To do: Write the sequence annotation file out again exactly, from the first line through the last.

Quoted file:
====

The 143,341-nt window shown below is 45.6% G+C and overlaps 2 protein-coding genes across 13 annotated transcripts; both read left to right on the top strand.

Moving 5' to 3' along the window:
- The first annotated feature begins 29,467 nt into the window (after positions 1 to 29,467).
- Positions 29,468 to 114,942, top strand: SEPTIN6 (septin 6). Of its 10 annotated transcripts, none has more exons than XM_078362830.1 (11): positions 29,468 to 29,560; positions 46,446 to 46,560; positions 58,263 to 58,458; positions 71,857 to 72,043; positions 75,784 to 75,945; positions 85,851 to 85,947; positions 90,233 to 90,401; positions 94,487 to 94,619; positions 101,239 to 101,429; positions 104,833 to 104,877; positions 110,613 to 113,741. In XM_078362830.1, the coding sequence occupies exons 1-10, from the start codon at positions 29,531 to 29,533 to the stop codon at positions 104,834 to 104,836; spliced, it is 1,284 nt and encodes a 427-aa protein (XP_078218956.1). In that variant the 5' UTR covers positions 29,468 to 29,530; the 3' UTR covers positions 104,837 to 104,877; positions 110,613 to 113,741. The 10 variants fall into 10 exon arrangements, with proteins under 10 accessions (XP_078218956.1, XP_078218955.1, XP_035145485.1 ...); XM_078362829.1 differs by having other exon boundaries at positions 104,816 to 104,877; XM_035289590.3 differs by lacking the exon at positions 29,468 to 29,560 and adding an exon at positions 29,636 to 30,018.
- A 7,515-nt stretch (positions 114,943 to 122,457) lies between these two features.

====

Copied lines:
The 143,341-nt window shown below is 45.6% G+C and overlaps 2 protein-coding genes across 13 annotated transcripts; both read left to right on the top strand.

Moving 5' to 3' along the window:
- The first annotated feature begins 29,467 nt into the window (after positions 1 to 29,467).
- Positions 29,468 to 114,942, top strand: SEPTIN6 (septin 6). Of its 10 annotated transcripts, none has more exons than XM_078362830.1 (11): positions 29,468 to 29,560; positions 46,446 to 46,560; positions 58,263 to 58,458; positions 71,857 to 72,043; positions 75,784 to 75,945; positions 85,851 to 85,947; positions 90,233 to 90,401; positions 94,487 to 94,619; positions 101,239 to 101,429; positions 104,833 to 104,877; positions 110,613 to 113,741. In XM_078362830.1, the coding sequence occupies exons 1-10, from the start codon at positions 29,531 to 29,533 to the stop codon at positions 104,834 to 104,836; spliced, it is 1,284 nt and encodes a 427-aa protein (XP_078218956.1). In that variant the 5' UTR covers positions 29,468 to 29,530; the 3' UTR covers positions 104,837 to 104,877; positions 110,613 to 113,741. The 10 variants fall into 10 exon arrangements, with proteins under 10 accessions (XP_078218956.1, XP_078218955.1, XP_035145485.1 ...); XM_078362829.1 differs by having other exon boundaries at positions 104,816 to 104,877; XM_035289590.3 differs by lacking the exon at positions 29,468 to 29,560 and adding an exon at positions 29,636 to 30,018.
- A 7,515-nt stretch (positions 114,943 to 122,457) lies between these two features.